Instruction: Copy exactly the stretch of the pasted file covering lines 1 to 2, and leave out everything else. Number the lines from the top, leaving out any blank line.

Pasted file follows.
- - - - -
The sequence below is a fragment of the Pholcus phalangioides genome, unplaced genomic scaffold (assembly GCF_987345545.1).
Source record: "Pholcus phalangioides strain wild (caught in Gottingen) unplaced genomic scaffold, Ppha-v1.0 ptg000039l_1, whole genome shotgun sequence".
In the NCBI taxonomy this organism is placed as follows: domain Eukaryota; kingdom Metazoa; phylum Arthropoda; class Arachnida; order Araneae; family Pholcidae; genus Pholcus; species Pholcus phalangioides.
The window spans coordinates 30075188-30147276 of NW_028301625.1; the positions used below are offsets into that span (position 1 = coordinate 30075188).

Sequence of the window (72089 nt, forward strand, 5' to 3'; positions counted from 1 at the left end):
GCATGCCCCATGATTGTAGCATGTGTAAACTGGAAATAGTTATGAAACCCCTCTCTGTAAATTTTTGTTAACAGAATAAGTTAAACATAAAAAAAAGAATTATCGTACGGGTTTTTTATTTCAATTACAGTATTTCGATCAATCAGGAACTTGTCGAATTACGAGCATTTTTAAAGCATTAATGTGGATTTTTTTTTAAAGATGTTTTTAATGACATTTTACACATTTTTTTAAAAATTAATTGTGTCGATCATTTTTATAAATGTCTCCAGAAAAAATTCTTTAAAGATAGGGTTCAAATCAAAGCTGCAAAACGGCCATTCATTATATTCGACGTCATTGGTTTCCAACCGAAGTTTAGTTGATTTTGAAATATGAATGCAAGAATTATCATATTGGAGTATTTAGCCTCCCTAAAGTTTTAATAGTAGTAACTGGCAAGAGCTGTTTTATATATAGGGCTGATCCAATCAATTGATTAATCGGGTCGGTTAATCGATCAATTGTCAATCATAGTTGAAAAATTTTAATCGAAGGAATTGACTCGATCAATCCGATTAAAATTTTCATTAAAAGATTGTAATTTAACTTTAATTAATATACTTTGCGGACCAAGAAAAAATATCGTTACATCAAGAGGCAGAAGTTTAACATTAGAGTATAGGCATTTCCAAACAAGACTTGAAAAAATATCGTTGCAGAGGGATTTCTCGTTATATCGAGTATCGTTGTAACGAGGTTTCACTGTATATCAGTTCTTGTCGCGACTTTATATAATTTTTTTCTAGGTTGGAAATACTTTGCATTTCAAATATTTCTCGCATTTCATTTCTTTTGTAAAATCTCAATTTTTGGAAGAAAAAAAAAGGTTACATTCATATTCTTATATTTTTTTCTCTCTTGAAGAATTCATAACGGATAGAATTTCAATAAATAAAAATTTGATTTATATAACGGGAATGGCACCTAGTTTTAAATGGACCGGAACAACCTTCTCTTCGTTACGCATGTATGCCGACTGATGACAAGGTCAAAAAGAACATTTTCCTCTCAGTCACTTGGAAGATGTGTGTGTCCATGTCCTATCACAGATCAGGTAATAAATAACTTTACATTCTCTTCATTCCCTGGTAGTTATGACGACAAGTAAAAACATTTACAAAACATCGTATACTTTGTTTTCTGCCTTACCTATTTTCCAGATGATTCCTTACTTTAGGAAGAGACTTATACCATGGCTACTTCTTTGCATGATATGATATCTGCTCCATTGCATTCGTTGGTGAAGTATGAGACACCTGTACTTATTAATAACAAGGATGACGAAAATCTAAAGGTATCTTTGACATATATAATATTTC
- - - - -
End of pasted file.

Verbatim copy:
The sequence below is a fragment of the Pholcus phalangioides genome, unplaced genomic scaffold (assembly GCF_987345545.1).
Source record: "Pholcus phalangioides strain wild (caught in Gottingen) unplaced genomic scaffold, Ppha-v1.0 ptg000039l_1, whole genome shotgun sequence".